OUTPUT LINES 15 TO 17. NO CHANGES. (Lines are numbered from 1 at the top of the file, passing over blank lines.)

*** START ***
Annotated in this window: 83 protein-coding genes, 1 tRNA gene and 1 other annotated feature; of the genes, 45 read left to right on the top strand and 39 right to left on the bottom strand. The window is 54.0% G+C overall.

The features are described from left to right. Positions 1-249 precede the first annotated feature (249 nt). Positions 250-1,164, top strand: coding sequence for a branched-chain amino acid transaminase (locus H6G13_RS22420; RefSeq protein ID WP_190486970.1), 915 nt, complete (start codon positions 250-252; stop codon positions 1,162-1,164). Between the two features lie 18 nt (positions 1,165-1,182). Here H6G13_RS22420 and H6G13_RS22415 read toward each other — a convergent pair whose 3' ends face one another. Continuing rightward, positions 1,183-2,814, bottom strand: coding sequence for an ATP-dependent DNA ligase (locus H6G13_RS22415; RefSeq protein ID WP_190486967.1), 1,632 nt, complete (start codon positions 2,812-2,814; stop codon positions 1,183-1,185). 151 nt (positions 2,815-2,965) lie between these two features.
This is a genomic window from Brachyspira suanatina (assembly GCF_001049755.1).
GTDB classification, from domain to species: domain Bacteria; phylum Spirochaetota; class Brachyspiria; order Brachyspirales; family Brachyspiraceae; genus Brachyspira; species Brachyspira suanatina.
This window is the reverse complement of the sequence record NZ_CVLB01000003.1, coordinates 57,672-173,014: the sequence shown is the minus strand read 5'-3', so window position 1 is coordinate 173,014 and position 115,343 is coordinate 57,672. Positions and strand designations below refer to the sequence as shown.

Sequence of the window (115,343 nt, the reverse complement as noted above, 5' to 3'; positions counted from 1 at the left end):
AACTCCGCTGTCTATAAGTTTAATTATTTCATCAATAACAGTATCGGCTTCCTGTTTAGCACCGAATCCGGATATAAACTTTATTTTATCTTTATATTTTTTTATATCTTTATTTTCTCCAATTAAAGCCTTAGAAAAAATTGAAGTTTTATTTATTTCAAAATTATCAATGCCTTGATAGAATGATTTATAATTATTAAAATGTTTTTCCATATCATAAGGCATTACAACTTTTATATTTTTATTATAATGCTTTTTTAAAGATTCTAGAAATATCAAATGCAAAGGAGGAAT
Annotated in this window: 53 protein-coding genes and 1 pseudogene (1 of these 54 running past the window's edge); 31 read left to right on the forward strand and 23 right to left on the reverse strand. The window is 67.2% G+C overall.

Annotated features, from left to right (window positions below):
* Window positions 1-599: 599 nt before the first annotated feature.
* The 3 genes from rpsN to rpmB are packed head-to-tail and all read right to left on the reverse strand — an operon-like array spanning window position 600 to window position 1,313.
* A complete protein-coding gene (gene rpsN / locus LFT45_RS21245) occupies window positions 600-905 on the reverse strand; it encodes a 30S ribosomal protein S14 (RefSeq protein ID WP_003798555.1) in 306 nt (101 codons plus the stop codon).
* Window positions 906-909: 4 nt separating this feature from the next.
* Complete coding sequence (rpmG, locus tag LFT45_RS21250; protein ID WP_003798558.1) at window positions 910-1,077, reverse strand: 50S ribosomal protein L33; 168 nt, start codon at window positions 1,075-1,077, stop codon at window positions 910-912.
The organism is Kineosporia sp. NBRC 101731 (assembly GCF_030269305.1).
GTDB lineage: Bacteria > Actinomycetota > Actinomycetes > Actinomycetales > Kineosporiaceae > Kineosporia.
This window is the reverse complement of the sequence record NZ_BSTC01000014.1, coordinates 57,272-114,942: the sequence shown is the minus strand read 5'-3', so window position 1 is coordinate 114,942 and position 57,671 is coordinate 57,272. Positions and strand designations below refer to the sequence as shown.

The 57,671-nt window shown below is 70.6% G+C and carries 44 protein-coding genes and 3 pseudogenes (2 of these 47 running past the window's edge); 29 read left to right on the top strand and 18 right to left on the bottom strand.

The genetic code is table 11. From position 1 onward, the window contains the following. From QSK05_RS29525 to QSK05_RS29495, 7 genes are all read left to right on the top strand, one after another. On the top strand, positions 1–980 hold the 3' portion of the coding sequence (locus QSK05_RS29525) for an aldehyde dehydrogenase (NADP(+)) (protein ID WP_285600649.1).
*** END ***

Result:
The organism is Kineosporia sp. NBRC 101731 (assembly GCF_030269305.1).
GTDB lineage: Bacteria > Actinomycetota > Actinomycetes > Actinomycetales > Kineosporiaceae > Kineosporia.
This window is the reverse complement of the sequence record NZ_BSTC01000014.1, coordinates 57,272-114,942: the sequence shown is the minus strand read 5'-3', so window position 1 is coordinate 114,942 and position 57,671 is coordinate 57,272. Positions and strand designations below refer to the sequence as shown.